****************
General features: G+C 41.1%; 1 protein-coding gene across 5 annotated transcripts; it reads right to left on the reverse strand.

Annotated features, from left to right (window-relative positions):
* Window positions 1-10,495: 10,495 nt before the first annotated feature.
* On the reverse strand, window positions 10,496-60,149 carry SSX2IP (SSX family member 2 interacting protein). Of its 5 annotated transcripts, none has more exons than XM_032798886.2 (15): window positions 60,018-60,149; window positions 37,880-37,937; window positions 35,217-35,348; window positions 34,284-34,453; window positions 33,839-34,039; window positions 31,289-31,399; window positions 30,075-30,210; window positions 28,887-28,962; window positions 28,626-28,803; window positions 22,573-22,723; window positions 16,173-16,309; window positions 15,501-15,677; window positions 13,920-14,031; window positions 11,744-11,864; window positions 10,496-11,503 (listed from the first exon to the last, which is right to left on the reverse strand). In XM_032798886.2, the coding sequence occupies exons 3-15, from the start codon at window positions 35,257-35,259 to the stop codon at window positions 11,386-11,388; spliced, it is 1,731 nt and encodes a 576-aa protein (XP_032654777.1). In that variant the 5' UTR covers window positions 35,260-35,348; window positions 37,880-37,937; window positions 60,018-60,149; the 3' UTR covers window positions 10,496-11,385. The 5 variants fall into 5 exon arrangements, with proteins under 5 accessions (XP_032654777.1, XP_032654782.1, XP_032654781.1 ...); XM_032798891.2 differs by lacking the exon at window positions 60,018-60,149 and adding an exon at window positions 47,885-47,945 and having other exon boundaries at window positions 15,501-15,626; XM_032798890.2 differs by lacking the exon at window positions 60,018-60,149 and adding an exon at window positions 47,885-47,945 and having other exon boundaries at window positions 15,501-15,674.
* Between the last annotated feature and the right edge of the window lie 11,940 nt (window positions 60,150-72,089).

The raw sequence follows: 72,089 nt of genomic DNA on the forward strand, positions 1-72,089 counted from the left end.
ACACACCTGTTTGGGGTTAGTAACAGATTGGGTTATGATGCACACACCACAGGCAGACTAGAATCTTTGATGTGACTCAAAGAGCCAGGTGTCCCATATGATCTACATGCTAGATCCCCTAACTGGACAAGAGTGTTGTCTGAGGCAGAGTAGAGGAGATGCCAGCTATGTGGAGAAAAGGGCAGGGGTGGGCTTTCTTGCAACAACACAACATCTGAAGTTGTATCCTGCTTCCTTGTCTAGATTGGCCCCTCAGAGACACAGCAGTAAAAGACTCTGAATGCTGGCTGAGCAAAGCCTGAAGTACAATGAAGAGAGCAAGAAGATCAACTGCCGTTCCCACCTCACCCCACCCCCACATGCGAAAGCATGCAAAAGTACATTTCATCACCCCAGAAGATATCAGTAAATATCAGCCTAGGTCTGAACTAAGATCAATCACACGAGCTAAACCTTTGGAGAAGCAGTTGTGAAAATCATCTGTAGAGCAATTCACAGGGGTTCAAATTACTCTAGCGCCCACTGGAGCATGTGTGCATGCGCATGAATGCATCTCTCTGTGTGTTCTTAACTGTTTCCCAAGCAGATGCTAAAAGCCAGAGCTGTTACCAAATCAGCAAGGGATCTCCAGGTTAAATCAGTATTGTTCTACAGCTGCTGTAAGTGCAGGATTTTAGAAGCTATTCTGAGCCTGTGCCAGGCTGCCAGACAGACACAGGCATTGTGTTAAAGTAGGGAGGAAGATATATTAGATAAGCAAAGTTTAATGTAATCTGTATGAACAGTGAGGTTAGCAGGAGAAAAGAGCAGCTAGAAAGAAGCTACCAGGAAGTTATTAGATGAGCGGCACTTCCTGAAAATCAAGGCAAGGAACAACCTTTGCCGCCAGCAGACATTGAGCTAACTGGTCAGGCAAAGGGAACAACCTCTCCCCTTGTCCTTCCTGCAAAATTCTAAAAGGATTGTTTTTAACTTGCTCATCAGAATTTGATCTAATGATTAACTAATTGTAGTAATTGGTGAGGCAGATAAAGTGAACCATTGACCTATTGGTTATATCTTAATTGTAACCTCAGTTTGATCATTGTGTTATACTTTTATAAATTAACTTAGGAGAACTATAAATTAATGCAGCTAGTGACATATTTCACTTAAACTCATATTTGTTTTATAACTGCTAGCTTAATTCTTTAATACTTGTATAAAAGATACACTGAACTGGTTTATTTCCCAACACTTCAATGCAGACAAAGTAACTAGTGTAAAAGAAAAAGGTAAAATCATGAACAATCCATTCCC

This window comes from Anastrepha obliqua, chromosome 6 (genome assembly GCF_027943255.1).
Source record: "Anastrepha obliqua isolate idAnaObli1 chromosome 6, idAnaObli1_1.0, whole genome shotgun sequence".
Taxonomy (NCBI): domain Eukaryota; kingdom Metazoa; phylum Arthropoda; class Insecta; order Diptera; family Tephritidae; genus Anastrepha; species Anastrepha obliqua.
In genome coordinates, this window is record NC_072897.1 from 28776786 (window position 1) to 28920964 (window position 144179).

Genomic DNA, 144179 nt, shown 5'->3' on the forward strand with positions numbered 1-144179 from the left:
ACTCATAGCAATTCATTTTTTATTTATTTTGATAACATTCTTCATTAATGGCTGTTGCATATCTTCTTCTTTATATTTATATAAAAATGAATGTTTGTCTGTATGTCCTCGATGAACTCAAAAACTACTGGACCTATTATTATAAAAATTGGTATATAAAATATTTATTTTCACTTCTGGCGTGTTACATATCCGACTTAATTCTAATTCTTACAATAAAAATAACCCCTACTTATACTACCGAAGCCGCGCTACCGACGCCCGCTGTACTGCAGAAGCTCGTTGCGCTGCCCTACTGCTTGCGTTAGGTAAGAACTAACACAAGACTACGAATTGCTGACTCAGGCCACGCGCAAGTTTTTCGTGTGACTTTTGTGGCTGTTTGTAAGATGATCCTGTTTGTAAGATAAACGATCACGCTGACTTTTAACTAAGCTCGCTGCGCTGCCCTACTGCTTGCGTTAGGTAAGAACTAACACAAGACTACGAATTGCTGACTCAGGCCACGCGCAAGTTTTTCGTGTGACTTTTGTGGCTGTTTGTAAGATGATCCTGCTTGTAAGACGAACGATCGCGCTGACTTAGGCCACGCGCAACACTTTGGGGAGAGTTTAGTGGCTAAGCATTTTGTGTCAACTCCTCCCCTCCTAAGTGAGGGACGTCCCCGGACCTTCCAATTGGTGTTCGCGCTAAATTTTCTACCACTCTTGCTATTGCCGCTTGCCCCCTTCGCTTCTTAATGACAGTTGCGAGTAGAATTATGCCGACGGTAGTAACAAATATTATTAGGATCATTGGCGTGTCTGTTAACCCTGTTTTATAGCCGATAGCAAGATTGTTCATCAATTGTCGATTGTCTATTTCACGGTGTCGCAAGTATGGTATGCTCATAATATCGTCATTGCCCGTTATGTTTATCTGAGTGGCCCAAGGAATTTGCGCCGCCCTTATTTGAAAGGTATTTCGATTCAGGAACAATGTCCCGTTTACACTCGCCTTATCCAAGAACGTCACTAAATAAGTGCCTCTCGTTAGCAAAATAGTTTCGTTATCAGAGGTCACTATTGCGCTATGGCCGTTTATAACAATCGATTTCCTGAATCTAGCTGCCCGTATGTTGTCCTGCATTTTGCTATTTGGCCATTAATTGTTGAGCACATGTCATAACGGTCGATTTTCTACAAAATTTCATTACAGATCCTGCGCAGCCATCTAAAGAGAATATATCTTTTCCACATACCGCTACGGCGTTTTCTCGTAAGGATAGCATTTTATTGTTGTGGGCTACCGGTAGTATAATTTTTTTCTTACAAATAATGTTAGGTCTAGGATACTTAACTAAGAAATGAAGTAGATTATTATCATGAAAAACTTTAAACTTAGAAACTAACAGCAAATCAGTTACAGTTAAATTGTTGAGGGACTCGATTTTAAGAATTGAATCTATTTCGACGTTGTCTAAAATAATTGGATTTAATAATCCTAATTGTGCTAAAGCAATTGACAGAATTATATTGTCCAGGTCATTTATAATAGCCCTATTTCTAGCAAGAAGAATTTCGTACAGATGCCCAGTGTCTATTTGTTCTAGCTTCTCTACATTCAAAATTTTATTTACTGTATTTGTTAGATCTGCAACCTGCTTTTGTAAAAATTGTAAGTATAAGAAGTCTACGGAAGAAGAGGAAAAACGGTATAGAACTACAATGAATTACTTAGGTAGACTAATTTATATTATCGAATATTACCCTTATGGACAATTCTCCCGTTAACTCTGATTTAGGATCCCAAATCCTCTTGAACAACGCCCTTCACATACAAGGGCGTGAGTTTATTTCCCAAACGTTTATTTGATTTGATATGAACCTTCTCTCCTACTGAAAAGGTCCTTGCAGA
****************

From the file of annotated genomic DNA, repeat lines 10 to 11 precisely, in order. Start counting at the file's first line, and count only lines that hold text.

Taxonomy (NCBI): domain Eukaryota; kingdom Metazoa; phylum Arthropoda; class Insecta; order Diptera; family Tephritidae; genus Anastrepha; species Anastrepha obliqua.
In genome coordinates, this window is record NC_072897.1 from 28776786 (window position 1) to 28920964 (window position 144179).